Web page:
Local and state officials met with residents of Sandy Hook's Riverside section Friday morning to hear their opinions on a long-sought idea — protective barriers and noise abatement to counteract the ongoing bridge work on the stretch of Interstate 84 that passes by the area.
Connecticut Dept. of Transportation Commissioner James Redeker, First Selectman Pat Llodra and State Rep. Mitch Bolinsky spoke with about 30 residents on Center Street to hear their concerns about safety and sound barriers, which Bolinsky said had "been rejected for more than a decade."
"In the meantime, traffic volume continues to increase, along with greater negative impacts to their quality of life," said Bolinsky. "With the construction, noise adversely affects residents' quality of life, flying debris endangers the safety of children at the local bus stop and there has even been criminal incursion and incidents of illegal trespass into residences originating from Interstate 84 eastbound."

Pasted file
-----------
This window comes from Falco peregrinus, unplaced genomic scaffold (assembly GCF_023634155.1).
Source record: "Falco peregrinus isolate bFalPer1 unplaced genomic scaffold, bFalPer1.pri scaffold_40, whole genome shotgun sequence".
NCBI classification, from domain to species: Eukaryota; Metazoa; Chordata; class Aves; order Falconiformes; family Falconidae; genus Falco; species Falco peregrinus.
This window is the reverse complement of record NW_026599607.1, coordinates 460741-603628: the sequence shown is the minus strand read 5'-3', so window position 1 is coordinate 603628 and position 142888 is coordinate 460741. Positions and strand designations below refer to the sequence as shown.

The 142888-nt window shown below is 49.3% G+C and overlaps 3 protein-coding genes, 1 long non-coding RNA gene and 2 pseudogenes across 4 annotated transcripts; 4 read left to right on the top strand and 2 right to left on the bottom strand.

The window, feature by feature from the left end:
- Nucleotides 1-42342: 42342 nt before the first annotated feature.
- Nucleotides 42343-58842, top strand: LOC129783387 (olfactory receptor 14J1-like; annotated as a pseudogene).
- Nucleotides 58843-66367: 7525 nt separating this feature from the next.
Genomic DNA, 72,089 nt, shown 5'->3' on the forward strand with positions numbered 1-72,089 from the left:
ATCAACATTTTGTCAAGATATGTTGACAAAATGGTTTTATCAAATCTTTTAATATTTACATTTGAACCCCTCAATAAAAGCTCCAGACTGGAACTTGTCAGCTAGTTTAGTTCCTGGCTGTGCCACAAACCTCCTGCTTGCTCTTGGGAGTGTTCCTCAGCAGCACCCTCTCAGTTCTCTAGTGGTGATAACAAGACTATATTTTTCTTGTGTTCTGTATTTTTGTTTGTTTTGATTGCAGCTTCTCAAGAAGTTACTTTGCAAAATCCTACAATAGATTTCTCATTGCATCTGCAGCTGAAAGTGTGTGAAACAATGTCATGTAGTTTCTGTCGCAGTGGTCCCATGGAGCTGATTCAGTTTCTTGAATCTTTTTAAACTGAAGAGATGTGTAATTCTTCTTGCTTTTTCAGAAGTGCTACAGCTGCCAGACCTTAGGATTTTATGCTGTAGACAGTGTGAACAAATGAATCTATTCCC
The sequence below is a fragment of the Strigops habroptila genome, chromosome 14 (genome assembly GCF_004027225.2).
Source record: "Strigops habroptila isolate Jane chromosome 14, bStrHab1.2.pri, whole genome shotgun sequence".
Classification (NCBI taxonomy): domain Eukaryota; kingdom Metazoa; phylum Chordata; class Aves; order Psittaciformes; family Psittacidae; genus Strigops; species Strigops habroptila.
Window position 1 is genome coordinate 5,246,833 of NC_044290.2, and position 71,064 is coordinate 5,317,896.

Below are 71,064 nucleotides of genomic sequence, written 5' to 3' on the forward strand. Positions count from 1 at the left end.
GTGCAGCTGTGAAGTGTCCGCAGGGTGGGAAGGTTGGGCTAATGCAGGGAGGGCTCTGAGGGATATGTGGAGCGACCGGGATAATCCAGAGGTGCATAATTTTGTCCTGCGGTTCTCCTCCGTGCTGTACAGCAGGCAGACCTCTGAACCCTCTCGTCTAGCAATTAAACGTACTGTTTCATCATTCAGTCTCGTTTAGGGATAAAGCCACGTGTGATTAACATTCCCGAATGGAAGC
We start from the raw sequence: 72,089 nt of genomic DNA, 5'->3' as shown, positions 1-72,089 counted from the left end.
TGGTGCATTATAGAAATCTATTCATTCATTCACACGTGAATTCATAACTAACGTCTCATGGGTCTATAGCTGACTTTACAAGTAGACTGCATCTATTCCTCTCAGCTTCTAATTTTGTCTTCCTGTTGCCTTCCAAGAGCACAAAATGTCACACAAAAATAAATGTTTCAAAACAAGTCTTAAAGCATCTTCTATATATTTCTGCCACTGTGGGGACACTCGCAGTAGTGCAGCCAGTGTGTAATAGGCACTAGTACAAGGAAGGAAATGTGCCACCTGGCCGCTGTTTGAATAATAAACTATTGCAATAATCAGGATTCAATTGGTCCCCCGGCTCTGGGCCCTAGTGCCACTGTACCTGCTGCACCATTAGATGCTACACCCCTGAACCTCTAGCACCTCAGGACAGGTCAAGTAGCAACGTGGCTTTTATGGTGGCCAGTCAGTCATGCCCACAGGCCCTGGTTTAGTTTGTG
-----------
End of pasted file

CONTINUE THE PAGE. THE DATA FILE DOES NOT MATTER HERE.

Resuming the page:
Interstate 84 overpasses Center Street, and runs parallel to Riverside Road and Underhill Road.
Trees had provided a natural sound barrier for the area, Bolinsky said in a press release issued by his office. But tree damage due to storms Irene and Sandy, as well as an ongoing tree-cutting project spearheaded by the DOT, have left residents exposed.
Bolinsky said he would ask Redeker to look into noise abatement measures for the district.
"Neighbors should not be subjected to falling debris and untenable noise at all hours of the day and night," he said. "It is my hope the visit from the Commissioner Redeker will jumpstart an equitable solution." .